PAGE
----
Winter solstice has always been special to me given it's the shortest day of the year. Even with the short hours, our 3 kW PV system will generate many clean kilowatt hours today, and every day from now till June's summer solstice, we'll generate more as the sun reaches higher in the sky and more photons slam into the panels at 300,000 kilometers per second knocking electrons free from the silicon so they can travel through the copper wires and do the work we need done.
But in addition to the extreme astronomical position, winter solstice just happened to be the day that Zan and I took possession of our EV. Our planet has traveled around the sun 7 times since 2002 and we've driven our EV more than 77,000 miles on the solar-generated kilowatt hours made on our roof. There's a bit of a back story here that many of you on my list might find interesting. I asked Zan to help write this post, given her part in making it all happen.
She said: Seven years ago today Paul and I took delivery of our Toyota RAV4 EV and everything changed. Paul was still somewhat bald from the chemo he’d recently completed to wash away any possible return of the bladder cancer he’d been diagnosed with several months before—and which was the impetus for our going electric. We’d installed solar on our roof shortly after the oncologist had told Paul that there would be nothing to do, no treatment options if the cancer returned. Hearing that, Paul decided not to postpone his life-dreams any longer. A lifelong enviro, his bucket list had photovoltaics at the top. We learned about EVs and the people who love them while searching online for a solar installer.
He said: We bought the system in the fall and the installation just happened to be on my 50th birthday. What a wonderful present! Since it was a small system, the job was completed in a single day. We awoke the next morning to see our electric meter's disk gradually slowing down as the sun crept higher. We watched with glee when the disk stopped spinning and then slowly began spinning backwards. We were, for the first time, generating more energy than we were using and our utility was buying our clean energy to sell to our neighbors. And this was on the shortest day of the year!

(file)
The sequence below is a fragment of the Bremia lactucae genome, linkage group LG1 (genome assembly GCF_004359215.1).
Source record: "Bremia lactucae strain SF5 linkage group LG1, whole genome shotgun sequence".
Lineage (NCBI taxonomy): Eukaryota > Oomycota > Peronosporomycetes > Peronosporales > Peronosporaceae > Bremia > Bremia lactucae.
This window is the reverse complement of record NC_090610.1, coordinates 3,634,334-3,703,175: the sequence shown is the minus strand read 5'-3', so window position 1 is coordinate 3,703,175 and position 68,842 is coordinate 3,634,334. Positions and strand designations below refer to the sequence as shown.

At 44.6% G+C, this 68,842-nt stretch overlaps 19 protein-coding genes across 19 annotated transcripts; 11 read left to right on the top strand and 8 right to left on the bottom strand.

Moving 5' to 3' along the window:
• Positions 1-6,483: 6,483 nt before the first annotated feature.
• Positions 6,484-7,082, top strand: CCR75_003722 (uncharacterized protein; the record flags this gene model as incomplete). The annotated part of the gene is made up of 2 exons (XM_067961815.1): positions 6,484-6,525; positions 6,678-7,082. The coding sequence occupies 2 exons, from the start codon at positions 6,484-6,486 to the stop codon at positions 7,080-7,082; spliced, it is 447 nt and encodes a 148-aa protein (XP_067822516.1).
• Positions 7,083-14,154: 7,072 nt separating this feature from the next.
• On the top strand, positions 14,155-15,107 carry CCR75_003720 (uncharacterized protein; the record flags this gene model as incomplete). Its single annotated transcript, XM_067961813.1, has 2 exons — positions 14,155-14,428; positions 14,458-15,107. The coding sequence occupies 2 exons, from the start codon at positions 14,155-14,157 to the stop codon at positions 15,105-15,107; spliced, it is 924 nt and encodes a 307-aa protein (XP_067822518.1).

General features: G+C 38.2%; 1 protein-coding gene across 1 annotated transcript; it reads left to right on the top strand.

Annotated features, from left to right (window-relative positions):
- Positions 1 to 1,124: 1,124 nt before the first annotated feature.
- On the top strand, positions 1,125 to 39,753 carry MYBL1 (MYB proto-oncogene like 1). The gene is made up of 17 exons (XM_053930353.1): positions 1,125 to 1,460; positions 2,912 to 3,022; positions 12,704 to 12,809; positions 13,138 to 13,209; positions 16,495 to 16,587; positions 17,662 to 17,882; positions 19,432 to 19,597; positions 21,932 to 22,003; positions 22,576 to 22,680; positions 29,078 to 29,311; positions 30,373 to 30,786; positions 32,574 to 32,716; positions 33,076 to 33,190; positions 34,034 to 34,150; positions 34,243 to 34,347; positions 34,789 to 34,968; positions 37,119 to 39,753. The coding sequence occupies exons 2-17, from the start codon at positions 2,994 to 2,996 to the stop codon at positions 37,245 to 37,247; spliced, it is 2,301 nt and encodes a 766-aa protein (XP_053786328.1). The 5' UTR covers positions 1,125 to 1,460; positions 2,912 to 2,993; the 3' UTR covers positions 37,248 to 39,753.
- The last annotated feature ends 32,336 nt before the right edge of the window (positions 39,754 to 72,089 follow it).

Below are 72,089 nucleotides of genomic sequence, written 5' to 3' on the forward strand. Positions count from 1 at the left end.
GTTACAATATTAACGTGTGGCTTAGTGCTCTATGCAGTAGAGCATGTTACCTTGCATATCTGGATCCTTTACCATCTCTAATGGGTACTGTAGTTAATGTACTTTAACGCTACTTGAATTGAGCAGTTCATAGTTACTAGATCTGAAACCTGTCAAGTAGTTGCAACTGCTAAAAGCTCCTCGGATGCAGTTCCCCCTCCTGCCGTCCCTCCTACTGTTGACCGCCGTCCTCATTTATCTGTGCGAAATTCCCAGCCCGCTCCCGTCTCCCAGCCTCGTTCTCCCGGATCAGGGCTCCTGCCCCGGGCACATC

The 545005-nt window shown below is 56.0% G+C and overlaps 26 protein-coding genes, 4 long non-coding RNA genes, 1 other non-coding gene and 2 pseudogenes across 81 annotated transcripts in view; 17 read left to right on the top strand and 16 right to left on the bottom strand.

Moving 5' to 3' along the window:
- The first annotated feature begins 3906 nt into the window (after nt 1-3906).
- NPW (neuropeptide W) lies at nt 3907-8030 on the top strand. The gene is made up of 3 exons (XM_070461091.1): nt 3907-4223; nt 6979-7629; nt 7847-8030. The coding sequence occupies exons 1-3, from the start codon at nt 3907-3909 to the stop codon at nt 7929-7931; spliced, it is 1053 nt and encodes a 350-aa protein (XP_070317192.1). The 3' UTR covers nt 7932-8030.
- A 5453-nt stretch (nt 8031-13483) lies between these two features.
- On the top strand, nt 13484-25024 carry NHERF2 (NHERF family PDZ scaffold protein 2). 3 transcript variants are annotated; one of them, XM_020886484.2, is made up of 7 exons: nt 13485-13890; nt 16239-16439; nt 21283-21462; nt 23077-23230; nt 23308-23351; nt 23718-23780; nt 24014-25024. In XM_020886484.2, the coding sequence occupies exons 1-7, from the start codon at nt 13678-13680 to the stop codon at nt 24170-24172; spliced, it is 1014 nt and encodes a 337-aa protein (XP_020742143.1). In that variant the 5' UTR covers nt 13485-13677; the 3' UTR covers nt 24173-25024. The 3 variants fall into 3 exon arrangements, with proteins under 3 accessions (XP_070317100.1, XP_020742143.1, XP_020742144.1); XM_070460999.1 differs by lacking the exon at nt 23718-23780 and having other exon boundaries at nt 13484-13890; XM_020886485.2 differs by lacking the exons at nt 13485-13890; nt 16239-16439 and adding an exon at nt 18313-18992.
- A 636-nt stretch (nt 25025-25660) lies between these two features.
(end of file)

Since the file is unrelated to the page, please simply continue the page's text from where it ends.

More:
As good as that was, we were about to experience better.
She said: Paul connected with a couple of people in our neighborhood who had purchased RAV4 EVs and took one for a test drive. He was immediately sold but now had to sell the wife….He didn’t have much convincing to do and I’ll never forget my first moments in an EV. For starters, I’d never realized how reliant we are on the sound of an engine firing up to know when to step on the gas. But the moment I pulled from the curb—without hearing a sound—I was overwhelmed with joy at the notion that I was finally, finally making a real contribution to the planet. Nothing I’d ever done before had felt sufficient—no recycling, no reusing, no reducing. But driving a car, one of the most environmentally destructive instruments in existence, that didn’t even have a tailpipe? Driving a gas-free, zero-emission mini-SUV fueled with sunshine? That felt like enough and then some. Knowing that if I could buy one now, they’d be available in all makes and models one day - that felt fantastic. That felt hopeful.
He said: Alas, the future we both envisioned for our country, and for the planet, was delayed. The carmakers and oil companies had other plans that didn't involve switching from filthy, dirty oil to clean, renewable electricity. Their considerable financial heft thrown at state and federal government regulators resulted in the near death of the electric car, accurately depicted in Chris Paine's "Who Killed the Electric Car?" But the unrelenting efforts of Plug In America (then known as Don'tCrush.com) and its supporters kept the flame alive, and the pressure we continue to apply to the car companies and regulators, combined with a worldwide increase in oil prices, has resulted in an EV resurgence. Every car company in the world is now racing to get their respective plug-in cars to market.
She said: This is truly something to cheer, but the ability to manufacture enough clean cars fast enough to head off the worst of the coming environmental deluge is not looking good. For me, it was never about the car anyway. When the new EVs and plug-in hybrid electric cars come out, I won’t care if they look like rockets or rhinoceroses. What matters to me is whether they can be fueled with renewable electricity generated by sunshine or wind. What matters to me is that scientists are saying that climate change is happening faster than anyone had predicted. What matters to me is that polar bears are drowning because they have to swim longer distances to reach the ice they can rest on.
However, today is not the day to despair, but to celebrate what we can. For starters, Paul’s also been cancer free for well over seven years and the docs say he’s out of the woods. Meanwhile, the work that Plug In America has done, in concert with so many others, has resulted in massive change in a very short time.
He said: So, as the light dims on our seventh solstice, we celebrate what we've achieved and steel ourselves for the fight that continues. Knowing we gain supporters with every day keeps the light shining bright inside our hearts.